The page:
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3D Printing

Carnegie Mellon Offers 3D Printing Courses

Carnegie Mellon University has launched an undergraduate engineering course in additive manufacturing, also known as 3D printing.

The course, Additive Manufacturing for Engineers, teaches students the business, design and engineering aspects of product development. During the semester, students work in teams to develop an idea into a product while learning about the additive manufacturing process. They upload their designs to the Shapeways 3D printing marketplace and service, where customers can order the products.

"Students conceptualize, 3D design, 3D print and market their own unique product in a very short amount of time," said Jack Beuth, professor of mechanical engineering and creator of the course, in a prepared statement. "This stimulates entrepreneurial, creative problem solving."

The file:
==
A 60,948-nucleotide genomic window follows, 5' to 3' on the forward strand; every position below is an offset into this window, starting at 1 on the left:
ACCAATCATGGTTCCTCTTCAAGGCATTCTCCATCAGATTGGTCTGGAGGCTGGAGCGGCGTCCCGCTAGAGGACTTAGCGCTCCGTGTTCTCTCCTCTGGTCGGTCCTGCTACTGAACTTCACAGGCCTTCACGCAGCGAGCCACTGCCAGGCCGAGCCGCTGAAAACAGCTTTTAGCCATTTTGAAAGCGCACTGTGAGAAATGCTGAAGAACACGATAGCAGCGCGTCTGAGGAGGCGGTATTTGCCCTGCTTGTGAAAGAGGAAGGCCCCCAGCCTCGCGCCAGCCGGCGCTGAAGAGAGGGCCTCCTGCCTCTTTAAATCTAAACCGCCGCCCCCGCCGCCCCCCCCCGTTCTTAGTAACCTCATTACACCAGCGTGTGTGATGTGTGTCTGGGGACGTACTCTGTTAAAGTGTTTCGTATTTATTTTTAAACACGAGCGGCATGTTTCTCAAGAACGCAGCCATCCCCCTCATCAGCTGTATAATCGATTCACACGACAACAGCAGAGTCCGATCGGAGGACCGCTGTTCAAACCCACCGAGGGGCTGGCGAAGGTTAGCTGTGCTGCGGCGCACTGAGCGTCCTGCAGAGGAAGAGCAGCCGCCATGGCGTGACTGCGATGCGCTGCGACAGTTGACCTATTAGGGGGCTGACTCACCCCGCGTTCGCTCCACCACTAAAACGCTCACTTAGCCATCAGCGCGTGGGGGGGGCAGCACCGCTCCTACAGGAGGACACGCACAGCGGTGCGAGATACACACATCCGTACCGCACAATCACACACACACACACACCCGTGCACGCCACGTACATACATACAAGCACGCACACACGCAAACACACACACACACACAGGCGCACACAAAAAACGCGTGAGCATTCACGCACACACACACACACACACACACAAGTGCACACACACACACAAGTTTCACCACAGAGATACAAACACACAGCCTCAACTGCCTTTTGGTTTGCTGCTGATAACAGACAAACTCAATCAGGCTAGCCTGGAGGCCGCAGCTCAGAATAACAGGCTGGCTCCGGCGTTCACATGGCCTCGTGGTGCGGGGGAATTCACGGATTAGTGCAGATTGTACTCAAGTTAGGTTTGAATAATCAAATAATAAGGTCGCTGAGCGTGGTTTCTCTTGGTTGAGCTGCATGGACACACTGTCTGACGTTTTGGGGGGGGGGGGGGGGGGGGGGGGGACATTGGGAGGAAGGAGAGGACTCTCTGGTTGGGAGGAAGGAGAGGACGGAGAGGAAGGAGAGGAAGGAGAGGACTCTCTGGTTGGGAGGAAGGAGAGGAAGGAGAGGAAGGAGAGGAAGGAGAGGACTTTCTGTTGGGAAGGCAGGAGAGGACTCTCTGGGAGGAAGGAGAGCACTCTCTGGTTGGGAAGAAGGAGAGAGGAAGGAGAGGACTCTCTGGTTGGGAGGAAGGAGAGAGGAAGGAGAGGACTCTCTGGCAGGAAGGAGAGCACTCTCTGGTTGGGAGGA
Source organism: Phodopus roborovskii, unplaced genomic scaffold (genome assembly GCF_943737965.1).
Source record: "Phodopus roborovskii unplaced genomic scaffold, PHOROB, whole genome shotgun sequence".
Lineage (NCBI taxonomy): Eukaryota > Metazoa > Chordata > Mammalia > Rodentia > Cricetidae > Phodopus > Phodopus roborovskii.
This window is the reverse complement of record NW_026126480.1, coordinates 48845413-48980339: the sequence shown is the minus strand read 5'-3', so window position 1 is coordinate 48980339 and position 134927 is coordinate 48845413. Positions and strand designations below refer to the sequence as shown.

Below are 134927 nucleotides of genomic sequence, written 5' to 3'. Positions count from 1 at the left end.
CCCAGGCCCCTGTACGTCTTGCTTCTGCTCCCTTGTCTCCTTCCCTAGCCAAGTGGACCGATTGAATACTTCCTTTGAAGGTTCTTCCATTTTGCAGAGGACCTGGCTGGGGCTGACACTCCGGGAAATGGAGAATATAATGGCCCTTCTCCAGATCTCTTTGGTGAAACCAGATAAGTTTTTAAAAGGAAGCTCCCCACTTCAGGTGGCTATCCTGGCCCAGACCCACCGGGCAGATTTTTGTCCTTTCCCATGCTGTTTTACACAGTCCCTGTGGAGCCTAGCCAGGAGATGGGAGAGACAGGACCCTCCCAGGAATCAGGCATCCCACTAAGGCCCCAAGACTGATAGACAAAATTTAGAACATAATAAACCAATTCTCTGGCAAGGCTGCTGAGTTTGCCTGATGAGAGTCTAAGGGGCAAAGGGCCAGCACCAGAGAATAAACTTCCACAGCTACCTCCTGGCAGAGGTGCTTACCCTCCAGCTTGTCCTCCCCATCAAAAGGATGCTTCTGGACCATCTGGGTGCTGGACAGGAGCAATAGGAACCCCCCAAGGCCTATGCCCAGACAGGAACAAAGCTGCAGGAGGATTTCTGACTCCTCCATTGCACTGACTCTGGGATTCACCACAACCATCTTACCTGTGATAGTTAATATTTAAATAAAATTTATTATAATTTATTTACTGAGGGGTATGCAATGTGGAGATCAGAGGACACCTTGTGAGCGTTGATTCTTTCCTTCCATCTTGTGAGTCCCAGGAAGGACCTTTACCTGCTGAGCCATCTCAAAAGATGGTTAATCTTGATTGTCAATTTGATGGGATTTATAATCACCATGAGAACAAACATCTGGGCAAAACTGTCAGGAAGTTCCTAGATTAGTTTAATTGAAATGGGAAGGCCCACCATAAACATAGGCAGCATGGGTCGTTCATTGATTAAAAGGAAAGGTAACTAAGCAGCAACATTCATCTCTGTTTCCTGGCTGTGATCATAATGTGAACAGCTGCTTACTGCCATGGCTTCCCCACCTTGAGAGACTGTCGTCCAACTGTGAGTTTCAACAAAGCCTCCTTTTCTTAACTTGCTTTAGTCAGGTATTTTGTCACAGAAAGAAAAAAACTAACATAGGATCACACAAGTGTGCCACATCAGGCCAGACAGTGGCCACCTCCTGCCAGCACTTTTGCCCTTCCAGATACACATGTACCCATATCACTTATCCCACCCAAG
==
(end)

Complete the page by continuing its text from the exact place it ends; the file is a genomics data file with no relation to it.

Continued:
Students use CubePro maker-scale 3D polymer printers and 3D metal printers. According to information from the university, "Carnegie Mellon is one of only three academic institutions that has both types of these 3D metal printing capabilities." While 3D polymer printers are becoming relatively common and desktop versions are even available for home consumers, 3D metal printing is a sophisticated process that involves fusing metal powders in either a laser powder bed or an electron beam powder bed.

For other students, the university's Integrative Design, Arts and Technology (IDeATe) network has launched a collaborative 3D printing facility called IDeATe@Hunt. Students from any major can take IDeATe courses, which teach students how to use 3D printers in their field of study. For example, computing students may 3D print enclosures for circuitry and architecture students may 3D print scale models of their designs. IDeATe also offers studio classrooms with 3D printers that are available to all students.

About the Author

Leila Meyer is a technology writer based in British Columbia. She can be reached at [email protected].

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